Editor's note: On September 23, the football team at Castlemont High School in Oakland, California, made headlines when a San Francisco 49ers quarterback joined it in a pregame national-anthem protest for racial justice. Jadan Starks, a senior nose guard who helped spearhead the viral demonstration, talked to MoJo's Edwin Rios about how it came about and what Kaepernick's support has meant for him and his teammates. For more of Rios' reporting on the team, click here.
I was at home on Facebook, and I had seen another video of someone getting killed by the police. He was on the ground, not resisting at all, and he was just getting trampled by two policemen, and one of them just shot him. And I told my teammate William Perkins, "Man, this is sick. We can't even trust our own police."
We were just getting all into it. I was like, "We playing Canada this week, right?" I knew we'd be playing the national anthem because we had a team from Canada coming in, so I said, "Why don't we take a knee just like Kaepernick did?" And he was like, "I'm with it."
Right after practice, we talked to Coach [Benjamin] Arnold. All three of us went to Coach [Edward] Washington. We said, "This is what we want to do." He was behind us. As long as they keep playing [the national anthem], we'll continue to do it.
We had to make sure no other players were against what we were doing. We had to make sure they knew the true meaning of the protest without the "F— the Police." With them being from this area, they knew it personally. But mentally, they have to know we're doing this. We're going to deal with a whole lot of politics. From a political stance, why are we doing this? We can't just do it because that's how we feel.
The underlying message is: We're tired. What do you want us to do? You want us to just sit here and just take this? It's not right. It's not right to just be harassed by someone who is supposed to be like us. How are we ever going to be united and be a unit when we don't even trust the people upstairs?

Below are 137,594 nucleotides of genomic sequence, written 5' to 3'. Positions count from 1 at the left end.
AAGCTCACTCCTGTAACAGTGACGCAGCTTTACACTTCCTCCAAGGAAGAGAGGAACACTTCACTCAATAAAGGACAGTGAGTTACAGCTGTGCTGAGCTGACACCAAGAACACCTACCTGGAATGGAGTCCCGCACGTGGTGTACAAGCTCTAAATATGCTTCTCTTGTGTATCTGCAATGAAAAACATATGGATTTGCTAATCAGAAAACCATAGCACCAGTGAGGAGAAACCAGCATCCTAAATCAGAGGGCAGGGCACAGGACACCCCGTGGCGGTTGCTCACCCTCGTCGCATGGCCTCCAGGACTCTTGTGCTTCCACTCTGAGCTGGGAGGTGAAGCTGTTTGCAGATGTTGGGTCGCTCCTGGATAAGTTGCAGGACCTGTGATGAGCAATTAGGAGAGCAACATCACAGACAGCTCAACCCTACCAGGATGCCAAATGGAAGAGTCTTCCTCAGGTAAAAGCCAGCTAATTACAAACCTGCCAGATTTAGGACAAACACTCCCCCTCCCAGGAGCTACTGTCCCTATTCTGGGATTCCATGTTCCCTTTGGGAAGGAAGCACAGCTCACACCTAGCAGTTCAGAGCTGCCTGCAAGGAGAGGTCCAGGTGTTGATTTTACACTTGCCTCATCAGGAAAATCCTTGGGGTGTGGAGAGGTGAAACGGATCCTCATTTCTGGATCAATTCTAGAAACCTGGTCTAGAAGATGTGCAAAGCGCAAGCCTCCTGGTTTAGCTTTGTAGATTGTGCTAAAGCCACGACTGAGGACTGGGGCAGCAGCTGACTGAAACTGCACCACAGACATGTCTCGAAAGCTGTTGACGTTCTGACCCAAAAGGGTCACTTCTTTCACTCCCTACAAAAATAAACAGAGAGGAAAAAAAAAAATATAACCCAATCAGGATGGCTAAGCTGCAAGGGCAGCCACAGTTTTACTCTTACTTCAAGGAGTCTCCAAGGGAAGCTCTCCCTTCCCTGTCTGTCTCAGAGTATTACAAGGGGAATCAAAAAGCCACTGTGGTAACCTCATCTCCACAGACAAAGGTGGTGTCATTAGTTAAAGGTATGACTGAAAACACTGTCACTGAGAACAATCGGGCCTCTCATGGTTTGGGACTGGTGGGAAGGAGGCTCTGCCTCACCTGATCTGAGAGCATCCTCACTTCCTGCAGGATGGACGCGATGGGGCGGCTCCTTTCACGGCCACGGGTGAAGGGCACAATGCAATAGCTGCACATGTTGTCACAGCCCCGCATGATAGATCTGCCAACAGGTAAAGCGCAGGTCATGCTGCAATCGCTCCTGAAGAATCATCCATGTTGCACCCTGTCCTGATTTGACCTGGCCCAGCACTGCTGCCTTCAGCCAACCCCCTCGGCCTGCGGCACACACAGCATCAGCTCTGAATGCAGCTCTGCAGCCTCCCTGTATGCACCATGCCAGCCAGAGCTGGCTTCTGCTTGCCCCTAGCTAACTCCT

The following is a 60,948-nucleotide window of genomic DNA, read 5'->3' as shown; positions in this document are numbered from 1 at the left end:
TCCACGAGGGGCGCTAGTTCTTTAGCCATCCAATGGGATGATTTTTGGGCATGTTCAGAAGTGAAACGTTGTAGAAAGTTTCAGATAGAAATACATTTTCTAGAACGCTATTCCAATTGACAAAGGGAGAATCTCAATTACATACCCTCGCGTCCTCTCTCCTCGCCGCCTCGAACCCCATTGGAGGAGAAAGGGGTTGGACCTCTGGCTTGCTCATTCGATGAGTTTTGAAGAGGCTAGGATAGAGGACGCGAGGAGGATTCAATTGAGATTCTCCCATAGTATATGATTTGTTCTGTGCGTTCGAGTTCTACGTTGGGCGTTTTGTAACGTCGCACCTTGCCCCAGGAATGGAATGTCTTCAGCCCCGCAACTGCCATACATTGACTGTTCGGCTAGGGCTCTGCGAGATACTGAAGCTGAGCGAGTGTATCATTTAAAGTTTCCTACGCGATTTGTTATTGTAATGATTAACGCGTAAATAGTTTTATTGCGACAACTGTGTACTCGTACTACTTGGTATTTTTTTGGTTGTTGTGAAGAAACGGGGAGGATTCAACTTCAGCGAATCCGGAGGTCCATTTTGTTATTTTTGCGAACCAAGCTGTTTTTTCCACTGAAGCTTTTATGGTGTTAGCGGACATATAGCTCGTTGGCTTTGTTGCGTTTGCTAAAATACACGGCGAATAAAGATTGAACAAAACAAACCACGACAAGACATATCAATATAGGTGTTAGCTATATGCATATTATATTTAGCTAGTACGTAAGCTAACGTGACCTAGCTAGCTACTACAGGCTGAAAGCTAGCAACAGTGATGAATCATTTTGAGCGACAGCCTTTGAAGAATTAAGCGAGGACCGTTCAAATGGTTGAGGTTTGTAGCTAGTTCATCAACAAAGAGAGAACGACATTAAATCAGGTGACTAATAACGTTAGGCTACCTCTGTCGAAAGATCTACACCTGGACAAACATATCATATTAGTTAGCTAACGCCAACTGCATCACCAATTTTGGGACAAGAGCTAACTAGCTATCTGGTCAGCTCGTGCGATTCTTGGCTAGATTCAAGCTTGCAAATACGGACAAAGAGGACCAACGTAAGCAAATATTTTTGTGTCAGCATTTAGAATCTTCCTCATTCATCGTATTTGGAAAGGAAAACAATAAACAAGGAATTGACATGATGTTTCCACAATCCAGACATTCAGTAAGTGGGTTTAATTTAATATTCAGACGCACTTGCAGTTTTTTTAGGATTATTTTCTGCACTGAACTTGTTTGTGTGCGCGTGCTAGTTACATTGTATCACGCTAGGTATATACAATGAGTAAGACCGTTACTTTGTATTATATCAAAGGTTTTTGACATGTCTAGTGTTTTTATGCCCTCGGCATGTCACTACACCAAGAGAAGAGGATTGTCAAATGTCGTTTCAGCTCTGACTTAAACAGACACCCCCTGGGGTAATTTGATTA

We're outraged. It didn't just happen a year ago or two years ago. It's been happening for hundreds of years. It's not right. We need to move forward. We're never going to move forward as a country unless we get these issues out the way—not just for black people, but for people of color. We could have some type of equality in our system where everyone can be themselves and not be penalized for it like this.
After the Canada game, there were a lot of people retweeting our picture. Our coach had brought it up to us: Beware of the media, because it's going to hit y'all hard. As far as I'm concerned, we got all of Oakland behind us. They understand it, and they know the struggle of dealing with police. It's a struggle. Period. You can't get anyone who hasn't been in the situations we've had to understand what we are going through. We stand strong by what we are doing.
Still, I didn't expect Kaepernick getting a hold of it. As far as the game in Sunnyvale, we actually thought about it through the week. Instead of just kneeling, we kind of wanted to separate ourselves with a stronger message. That's why we decided to lay on the ground with our hands up.
We hopped on the bus, and we arrived at Kings Academy. We entered the locker room, and we were getting dressed. We didn't know. Coach Edward huddled us all up, and he brought in Kaepernick. He was just standing there. The fro, you know. I'm not a 49ers fan—I'm a Packers guy—but I've always appreciated good football.
He reached out to our coach, and he wanted to come to us and see our game and let us know that he had our back and he had love for us. It's huge. We don't get that in Oakland. We don't get too much love and support outside family. So to have our coaches do more than what they need to do for us, and then have a public figure like Kaepernick come, it was satisfying. It let us know that our message had been sent out clear and that we have someone that can back us up.
Any person with a heart, seeing a whole bunch of black and brown and Tongan, Pacific Islanders, all kids of color, laying on the ground with their hands up trying to protest is a strong message just within itself. If you know the deeper meaning of the protests, it really hits home. So I felt that would be a stronger message to send, with our hands up, because that's showing the bodies that have been taken away from their families because of police brutality. It brings more of an awareness.
Because this is what you are doing to us. This is what's happening.